Another reason for substituting fish sauce is due to allergies. Some individuals might be allergic to fish or seafood, making it necessary to find an alternative that provides a similar taste without causing adverse reactions. By using a substitute, you can safely enjoy your meals without compromising your health.

Furthermore, substituting fish sauce is a great idea if you’re looking to reduce your sodium intake. Fish sauce can be quite high in sodium, which can be a concern for those who are monitoring their blood pressure or trying to limit their sodium consumption for other health reasons. Using a lower-sodium alternative allows you to keep the flavor without burdening your health.

In summary, substituting fish sauce with a suitable alternative can help you cater to various dietary needs, allergies, or health concerns. Exploring different substitutes can allow you to broaden your culinary horizons while making sure your meals are enjoyable, flavorful, and safe for everyone at your table.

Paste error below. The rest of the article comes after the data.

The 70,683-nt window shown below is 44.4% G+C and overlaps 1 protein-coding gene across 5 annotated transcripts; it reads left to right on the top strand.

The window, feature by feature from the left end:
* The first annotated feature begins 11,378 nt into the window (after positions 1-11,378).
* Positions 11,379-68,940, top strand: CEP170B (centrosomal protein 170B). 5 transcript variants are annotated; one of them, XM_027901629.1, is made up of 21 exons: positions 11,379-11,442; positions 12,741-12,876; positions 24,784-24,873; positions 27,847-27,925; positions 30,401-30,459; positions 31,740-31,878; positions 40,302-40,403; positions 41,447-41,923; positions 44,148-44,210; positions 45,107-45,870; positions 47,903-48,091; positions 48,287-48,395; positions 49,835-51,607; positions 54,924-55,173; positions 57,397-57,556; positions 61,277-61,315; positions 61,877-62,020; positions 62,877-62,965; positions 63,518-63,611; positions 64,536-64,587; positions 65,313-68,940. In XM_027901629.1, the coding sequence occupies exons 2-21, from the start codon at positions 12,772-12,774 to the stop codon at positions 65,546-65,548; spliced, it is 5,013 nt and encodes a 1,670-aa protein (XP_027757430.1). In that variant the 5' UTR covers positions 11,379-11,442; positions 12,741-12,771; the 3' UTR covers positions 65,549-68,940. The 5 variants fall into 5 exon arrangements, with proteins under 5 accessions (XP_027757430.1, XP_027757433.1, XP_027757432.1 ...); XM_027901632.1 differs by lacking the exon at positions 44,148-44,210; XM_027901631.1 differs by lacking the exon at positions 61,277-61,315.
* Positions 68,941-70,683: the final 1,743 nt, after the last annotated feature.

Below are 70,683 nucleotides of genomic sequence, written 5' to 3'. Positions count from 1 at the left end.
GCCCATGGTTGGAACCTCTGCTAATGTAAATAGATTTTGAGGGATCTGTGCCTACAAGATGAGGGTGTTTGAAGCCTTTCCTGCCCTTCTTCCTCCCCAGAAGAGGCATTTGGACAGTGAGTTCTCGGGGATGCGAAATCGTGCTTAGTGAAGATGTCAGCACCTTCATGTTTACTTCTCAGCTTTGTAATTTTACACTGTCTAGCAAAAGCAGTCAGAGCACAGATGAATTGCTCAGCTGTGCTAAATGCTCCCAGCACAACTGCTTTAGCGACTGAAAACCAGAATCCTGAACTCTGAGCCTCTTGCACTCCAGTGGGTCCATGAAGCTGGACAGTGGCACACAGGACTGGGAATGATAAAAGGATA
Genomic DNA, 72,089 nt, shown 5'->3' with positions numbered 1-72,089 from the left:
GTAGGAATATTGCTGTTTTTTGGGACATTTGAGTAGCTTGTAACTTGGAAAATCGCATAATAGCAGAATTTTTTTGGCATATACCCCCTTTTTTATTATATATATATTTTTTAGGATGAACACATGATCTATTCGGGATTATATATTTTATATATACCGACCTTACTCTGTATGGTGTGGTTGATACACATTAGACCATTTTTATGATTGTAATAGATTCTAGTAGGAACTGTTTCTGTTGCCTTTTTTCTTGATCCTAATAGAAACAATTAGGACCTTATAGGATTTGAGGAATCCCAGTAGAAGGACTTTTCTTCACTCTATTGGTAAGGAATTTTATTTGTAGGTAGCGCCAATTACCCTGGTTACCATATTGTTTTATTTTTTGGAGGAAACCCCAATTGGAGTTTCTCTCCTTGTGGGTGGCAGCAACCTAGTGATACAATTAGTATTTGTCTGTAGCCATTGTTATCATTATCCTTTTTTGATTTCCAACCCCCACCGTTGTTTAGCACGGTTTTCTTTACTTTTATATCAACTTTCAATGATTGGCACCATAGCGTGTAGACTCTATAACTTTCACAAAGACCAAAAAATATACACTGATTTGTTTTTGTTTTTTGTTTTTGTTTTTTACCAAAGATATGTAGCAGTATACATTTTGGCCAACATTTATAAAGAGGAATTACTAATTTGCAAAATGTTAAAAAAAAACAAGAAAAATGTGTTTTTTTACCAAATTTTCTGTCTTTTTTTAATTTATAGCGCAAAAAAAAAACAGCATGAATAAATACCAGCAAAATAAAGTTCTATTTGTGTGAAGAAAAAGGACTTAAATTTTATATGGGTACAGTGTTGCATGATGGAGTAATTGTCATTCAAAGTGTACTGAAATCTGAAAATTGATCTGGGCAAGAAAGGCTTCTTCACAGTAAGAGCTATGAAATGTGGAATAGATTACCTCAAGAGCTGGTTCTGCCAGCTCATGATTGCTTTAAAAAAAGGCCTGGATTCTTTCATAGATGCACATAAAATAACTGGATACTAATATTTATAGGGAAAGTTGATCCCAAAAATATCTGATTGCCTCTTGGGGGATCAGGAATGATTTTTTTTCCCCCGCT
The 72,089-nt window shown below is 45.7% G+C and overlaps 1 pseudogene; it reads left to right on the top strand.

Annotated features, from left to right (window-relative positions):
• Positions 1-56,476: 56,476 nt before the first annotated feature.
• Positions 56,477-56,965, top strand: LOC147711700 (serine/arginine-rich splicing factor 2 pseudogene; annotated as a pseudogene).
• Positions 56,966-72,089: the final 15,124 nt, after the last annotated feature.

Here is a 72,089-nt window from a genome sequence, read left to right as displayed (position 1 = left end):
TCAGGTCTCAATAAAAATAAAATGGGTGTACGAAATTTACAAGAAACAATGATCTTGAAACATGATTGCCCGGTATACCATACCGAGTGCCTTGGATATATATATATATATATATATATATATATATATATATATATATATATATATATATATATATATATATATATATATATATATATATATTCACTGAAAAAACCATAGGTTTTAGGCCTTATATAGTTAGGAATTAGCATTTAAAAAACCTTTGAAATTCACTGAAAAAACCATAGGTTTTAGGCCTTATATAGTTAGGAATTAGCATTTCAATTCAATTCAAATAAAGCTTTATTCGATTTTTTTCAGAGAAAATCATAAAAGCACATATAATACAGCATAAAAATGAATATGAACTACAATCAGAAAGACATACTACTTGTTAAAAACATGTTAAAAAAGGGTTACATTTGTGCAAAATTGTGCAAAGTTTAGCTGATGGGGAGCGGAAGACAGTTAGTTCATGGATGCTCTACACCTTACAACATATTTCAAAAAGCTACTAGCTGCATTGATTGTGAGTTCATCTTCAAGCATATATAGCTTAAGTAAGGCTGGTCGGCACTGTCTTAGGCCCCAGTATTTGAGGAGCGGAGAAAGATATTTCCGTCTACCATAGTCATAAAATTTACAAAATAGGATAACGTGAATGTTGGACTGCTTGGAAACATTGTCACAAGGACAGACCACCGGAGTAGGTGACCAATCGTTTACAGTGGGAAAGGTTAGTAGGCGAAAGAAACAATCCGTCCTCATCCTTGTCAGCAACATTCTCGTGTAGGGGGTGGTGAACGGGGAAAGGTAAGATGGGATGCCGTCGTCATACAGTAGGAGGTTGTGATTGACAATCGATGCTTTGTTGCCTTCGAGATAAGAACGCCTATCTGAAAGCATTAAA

Soy-Based Substitutes

Soy Sauce

Soy sauce is a versatile substitute for fish sauce, as it provides a similar umami flavor. It is made from fermented soybeans and can be used in various dishes to enhance the taste. To maintain a balanced flavor profile, you may need to adjust the saltiness by adding a bit more soy sauce than the recipe originally calls for with fish sauce.

For a vegan option, you can look for a vegan soy sauce, which is made without any animal by-products. However, one note of caution: if you are sensitive to gluten, remember that standard soy sauce often contains wheat.


Tamari is a great alternative to fish sauce, especially for those who follow a gluten-free diet. Tamari is a by-product of the miso-making process and is very similar to soy sauce, yet it contains little to no gluten. It shares the same umami-rich taste as soy sauce but may be slightly less salty.